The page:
It makes sense that the boom in Specialty Purpose Acquisition Companies—or SPACs—that we saw over the past two years would eventually cool. Financing tools can be like tech markets— reaching the peak of inflated expectations quickly, before hitting a trough of disillusionment (shout out Gartner Hype Cycle). And like any public financing route with less understood regulations, requirements, and risks by investors, SPACs started to attract a lot of interest from regulators in 2021.
So fair or not, there are going to be some negative connotations with choosing SPACs as a financing mechanism in the short term. The assumption is going to be, thanks to recent media coverage and cooling of SPAC stock prices, that your potential as a public company is light on revenue today and based on more speculative and optimistic growth than the market might give you credit for.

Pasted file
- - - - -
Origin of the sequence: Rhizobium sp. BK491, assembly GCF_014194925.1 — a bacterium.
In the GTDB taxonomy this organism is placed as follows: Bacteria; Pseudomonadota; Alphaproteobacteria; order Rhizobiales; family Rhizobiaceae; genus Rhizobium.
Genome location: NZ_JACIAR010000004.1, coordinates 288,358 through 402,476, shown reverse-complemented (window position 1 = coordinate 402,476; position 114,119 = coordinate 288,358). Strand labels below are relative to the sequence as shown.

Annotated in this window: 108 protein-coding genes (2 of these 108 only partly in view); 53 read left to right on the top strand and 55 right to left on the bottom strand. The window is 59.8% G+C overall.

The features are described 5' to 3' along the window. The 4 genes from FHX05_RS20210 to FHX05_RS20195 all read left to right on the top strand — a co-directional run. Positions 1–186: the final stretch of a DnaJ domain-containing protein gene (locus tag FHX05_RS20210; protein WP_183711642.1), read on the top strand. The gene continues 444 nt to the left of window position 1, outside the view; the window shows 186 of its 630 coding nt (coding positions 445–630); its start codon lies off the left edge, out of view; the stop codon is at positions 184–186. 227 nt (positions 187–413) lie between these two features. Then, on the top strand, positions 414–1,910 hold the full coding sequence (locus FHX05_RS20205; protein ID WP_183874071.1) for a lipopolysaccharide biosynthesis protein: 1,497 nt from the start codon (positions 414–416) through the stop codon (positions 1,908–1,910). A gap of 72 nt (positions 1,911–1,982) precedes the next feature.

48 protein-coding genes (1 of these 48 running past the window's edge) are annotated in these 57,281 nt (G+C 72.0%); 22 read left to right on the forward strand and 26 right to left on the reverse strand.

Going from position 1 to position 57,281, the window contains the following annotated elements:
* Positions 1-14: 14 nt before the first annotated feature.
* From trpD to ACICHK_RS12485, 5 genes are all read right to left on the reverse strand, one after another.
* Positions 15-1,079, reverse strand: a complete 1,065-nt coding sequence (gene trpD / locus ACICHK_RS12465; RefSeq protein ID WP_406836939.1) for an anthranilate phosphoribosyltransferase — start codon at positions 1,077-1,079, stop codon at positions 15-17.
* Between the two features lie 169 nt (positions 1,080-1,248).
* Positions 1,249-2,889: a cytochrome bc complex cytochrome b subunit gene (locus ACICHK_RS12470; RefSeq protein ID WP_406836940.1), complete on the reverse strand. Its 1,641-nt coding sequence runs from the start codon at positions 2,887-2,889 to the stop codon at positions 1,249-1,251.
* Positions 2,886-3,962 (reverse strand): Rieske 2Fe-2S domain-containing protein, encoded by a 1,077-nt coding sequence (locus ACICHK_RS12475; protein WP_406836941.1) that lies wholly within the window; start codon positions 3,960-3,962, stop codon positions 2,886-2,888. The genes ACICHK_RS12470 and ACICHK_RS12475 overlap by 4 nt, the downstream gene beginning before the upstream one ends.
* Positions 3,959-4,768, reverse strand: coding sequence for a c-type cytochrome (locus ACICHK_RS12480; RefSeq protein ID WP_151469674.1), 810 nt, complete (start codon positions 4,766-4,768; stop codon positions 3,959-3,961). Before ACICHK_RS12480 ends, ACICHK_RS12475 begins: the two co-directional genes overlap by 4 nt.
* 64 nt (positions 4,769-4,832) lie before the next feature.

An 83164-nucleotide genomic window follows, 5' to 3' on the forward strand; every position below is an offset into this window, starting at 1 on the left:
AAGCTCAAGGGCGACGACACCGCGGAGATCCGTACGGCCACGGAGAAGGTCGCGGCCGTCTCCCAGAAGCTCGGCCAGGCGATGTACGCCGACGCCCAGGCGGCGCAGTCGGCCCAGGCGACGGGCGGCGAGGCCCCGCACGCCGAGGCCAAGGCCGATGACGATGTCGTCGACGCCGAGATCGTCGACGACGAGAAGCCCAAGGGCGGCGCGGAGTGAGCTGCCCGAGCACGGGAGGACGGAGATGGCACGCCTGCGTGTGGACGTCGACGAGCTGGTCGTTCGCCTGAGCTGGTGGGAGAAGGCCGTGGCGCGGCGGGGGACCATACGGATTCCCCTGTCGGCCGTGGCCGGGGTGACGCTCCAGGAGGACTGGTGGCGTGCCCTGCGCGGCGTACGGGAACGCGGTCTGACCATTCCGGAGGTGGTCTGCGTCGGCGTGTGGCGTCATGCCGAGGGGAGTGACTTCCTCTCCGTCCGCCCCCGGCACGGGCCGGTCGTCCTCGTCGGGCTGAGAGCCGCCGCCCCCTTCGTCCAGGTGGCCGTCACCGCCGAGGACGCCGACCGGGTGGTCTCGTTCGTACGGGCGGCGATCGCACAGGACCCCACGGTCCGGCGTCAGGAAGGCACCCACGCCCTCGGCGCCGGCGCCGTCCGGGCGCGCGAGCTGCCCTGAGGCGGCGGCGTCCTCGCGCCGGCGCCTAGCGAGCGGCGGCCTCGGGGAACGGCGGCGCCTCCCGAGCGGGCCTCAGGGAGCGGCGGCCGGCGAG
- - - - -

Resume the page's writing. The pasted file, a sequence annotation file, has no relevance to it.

So what does that mean from a PR and communications standpoint? It means you need to anticipate that objection and over-communicate points of validation. Your company’s financials are its financials, but there is storytelling you can do about the growth of the market, examples of outstanding company execution (customers, partners, key hires), and building up of third-party market data and assets to help bring people with you on your SPAC and public company journey.
Do it too well and it begs the question, “why not just choose a traditional IPO then?” But if you get to that point where a reporter asks that, you’ve done your job in convincing people that you’re an exception to the SPAC trend and not the rule.
Jason is president of Inkhouse and spearheads agency growth from the San Francisco Bay Area. His singular mission is to debunk the myth that people can't be happy long term on the agency side of PR where he has spent more than 20 years working with companies in venture capital, technology and consumer.